The Common Drink That Damages Your Brain, Heart, and Stomach

Share

Shocking truth behind the reality of alcohol consumption

Robert Harrington
Natural Society

Like it or not, alcohol is a poison. Even the doctor or nurse rubs alcohol on the body prior to an injection in order to kill any pathogenic micro-organisms which might be lingering on the skin. Its killing capacity is that effective and dependable. Why then do not people understand that the over-consumption of alcohol can have highly destructive effects on their organs and tissues?

Just one sip of beer, wine, or whisky hangs out in your body for about 2 hours. Once it quickly enters your bloodstream, it touches down on nearly every organ and system in your body. [1]

The real question here concerns how alcohol will affect your vital organs, especially your heart and brain. Since the brain has always been said to actually lose many a brain cell with each glass of alcoholic beverage, what’s the real story?

Your Brain

Contrary to popular belief, alcohol doesn’t actually kill your brain cells, says David Sack, M.D., CEO of addiction-treatment company Elements Behavioral Health.

But alcohol does alter levels of neurotransmitters, the chemical messengers that control your mood, perception, and behavior, he says.

Alcohol impairs brain areas such as the cerebellum—the control site for your balance and coordination—and your cerebral cortex, which is responsible for thinking, memory, and learning, says Kimberly S. Walitzer, Ph.D., deputy director of the University at Buffalo’s Research Institute on Addictions.

Plus, University of Michigan researchers found the amygdala—an area of the brain involved in fear and anger—showed less of a reaction to threatening faces after a single drink, potentially explaining why you’re prone to risky behavior (like fighting a bouncer) under the influence.[1]

The heart muscle is quite susceptible to the various harmful effects of alcohol. Because heart rate and heartbeat are both vital signs that should not deviate too much from a person’s normal readings, the actual effects of alcohol consumption ought to be monitored closely.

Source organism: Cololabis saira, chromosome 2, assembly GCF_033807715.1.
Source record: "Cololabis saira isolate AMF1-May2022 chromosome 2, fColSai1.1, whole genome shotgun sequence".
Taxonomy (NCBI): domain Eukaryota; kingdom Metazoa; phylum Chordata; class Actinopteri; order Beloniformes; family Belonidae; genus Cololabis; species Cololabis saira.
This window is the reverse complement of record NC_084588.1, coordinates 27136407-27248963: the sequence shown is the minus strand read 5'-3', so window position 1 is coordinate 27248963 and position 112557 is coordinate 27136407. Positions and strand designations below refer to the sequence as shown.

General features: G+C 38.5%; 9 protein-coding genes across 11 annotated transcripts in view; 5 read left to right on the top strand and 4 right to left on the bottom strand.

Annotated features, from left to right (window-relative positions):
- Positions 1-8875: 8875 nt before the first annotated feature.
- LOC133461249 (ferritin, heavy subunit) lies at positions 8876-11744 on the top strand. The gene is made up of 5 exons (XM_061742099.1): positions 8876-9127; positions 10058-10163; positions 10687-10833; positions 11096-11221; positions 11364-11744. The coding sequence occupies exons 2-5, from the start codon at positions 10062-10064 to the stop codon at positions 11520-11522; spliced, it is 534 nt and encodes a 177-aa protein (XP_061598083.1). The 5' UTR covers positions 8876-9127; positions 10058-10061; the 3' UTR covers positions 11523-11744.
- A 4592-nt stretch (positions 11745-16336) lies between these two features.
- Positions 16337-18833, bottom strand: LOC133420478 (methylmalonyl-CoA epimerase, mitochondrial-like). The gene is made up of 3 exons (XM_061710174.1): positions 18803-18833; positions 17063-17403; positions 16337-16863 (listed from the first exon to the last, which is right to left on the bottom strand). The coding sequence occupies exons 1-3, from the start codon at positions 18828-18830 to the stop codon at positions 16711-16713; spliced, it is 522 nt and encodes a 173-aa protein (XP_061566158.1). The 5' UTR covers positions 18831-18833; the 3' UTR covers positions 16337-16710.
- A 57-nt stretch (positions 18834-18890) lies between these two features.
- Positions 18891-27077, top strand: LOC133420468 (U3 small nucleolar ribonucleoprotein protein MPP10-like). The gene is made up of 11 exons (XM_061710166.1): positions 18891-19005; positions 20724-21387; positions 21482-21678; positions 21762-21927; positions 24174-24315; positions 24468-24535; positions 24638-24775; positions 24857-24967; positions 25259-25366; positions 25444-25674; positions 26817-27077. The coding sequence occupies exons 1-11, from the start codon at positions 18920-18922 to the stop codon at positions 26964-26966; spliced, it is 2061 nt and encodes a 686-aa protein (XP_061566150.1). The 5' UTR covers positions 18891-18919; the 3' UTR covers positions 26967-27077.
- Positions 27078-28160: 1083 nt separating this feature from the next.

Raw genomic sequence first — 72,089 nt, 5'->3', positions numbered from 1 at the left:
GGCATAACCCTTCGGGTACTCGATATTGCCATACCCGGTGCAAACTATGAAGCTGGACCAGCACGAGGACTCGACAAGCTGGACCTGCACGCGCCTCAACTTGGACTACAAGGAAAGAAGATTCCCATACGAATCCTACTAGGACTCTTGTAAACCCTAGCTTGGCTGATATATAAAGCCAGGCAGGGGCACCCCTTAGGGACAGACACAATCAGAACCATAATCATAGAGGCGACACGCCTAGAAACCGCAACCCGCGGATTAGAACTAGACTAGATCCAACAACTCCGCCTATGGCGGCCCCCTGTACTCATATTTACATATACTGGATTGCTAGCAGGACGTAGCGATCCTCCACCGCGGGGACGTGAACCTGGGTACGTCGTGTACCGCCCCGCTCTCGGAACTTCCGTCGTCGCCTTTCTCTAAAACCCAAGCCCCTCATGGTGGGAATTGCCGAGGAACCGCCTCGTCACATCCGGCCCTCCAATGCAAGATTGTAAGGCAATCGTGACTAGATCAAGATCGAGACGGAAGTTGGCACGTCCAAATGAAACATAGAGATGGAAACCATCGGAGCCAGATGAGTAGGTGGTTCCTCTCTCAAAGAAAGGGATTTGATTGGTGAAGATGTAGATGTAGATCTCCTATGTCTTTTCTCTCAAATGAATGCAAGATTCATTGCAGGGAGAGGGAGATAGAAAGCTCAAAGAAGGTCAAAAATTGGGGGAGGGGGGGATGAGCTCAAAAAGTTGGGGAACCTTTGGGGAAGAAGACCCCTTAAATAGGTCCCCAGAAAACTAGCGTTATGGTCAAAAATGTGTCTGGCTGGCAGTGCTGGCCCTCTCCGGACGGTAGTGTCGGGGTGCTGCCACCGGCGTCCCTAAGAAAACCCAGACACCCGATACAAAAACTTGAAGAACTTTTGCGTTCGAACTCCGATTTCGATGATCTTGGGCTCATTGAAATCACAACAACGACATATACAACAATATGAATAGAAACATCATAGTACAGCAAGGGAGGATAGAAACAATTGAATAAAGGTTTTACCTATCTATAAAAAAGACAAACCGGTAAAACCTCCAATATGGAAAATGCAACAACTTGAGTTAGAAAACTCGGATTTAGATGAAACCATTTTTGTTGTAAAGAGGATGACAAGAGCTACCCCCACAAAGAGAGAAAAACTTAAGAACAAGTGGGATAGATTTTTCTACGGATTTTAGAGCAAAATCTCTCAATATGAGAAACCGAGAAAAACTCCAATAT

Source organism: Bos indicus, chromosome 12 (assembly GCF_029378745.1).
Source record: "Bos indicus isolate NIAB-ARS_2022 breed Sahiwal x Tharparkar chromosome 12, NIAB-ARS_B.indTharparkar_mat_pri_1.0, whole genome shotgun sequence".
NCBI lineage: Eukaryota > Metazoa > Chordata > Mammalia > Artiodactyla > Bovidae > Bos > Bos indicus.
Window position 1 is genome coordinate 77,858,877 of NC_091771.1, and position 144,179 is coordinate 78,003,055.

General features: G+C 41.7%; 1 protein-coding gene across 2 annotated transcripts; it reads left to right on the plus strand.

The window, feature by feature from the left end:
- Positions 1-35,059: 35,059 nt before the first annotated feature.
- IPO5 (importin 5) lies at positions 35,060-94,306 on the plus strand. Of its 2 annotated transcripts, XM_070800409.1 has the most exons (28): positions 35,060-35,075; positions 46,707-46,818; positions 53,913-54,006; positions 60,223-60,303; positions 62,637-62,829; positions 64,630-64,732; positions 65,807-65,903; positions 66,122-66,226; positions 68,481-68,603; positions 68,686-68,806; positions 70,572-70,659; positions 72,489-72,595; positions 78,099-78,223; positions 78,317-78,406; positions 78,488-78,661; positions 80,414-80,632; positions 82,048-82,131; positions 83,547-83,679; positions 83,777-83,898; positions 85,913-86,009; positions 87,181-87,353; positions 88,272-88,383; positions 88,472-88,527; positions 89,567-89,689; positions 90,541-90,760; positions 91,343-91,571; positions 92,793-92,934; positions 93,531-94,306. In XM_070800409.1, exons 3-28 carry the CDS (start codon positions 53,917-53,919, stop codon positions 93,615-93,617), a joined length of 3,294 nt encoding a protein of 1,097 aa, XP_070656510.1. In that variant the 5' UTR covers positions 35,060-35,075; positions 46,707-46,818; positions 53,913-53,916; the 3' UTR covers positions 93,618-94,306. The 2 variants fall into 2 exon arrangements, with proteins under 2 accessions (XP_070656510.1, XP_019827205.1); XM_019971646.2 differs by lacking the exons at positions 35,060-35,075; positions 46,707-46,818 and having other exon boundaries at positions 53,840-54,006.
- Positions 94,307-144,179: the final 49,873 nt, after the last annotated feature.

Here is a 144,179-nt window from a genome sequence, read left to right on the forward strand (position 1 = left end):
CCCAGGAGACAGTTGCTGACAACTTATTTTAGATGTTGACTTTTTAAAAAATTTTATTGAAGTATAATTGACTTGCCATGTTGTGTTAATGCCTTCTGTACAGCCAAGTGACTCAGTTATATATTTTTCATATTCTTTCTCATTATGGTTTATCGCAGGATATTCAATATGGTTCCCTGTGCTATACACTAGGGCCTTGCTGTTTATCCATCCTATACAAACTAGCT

Your Heart

Two drinks per day can raise your risk of atrial fibrillation by 17 percent, according to a study in the Journal of the American College of Cardiology.

This type of irregular heartbeat approximately quadruples your risk of having a stroke and triples your risk of heart failure.[1]

Next up is the stomach and liver. Because they receive the brunt of processing the alcohol, the stomach and liver suffer the most initially. The detoxification pathways of the liver, in particular, will become compromised the longer and the greater the volume that is consumed. When alcohol toxicity in the liver exceeds a certain threshold, the greater the likelihood that Cirrhosis will develop. A sustained level of alcohol in the body will also significantly exacerbate cases of Hepatitis C.

As for the stomach:

Your Stomach

Just one night of binging—that’s five drinks or more for guys in about 2 hours—increases what’s called your gut permeability, according to University of Massachusetts Medical School researchers.

Harmful toxins and bacteria leak from your digestive system into your bloodstream, prompting a dangerous immune-system response that can eventually lead to liver disease and other health problems.

At lower doses, alcohol irritates your stomach, increases acidity, and relaxes the muscle at the end of your esophagus, causing heartburn, Dr. Sacks says.[1]

The following diagram presents a concise list of excellent reasons not to drink alcohol. As some of the more famous healers of the last century pointed out: alcohol is best used as a sterilizing agent in medicine, not a drinking beverage at a social gathering.

2e0745ba58509536a6f60592a4debaf776b61f31-1

 

Conclusion

Everyone knows that women should never drink during their pregnancy because of the profound damage that is caused to the developing fetus. It’s a scientific fact that “alcohol (wine, beer, or liquor) is the leading known preventable cause of developmental and physical birth defects in the United States.“[2]

Therefore, it ought to be obvious that the mother is also harmed, as is anyone who imbibes alcohol on a regular basis. Particularly those who possess the gene for alcoholism are susceptible to alcohol poisoning, which is responsible for countless premature deaths worldwide. They are likewise vulnerable to many of the anti-social behaviors which can lead to job loss, divorce and imprisonment due to excessive DUIs.

Sources:

[1] Yahoo Health

[2] KidsHealth.org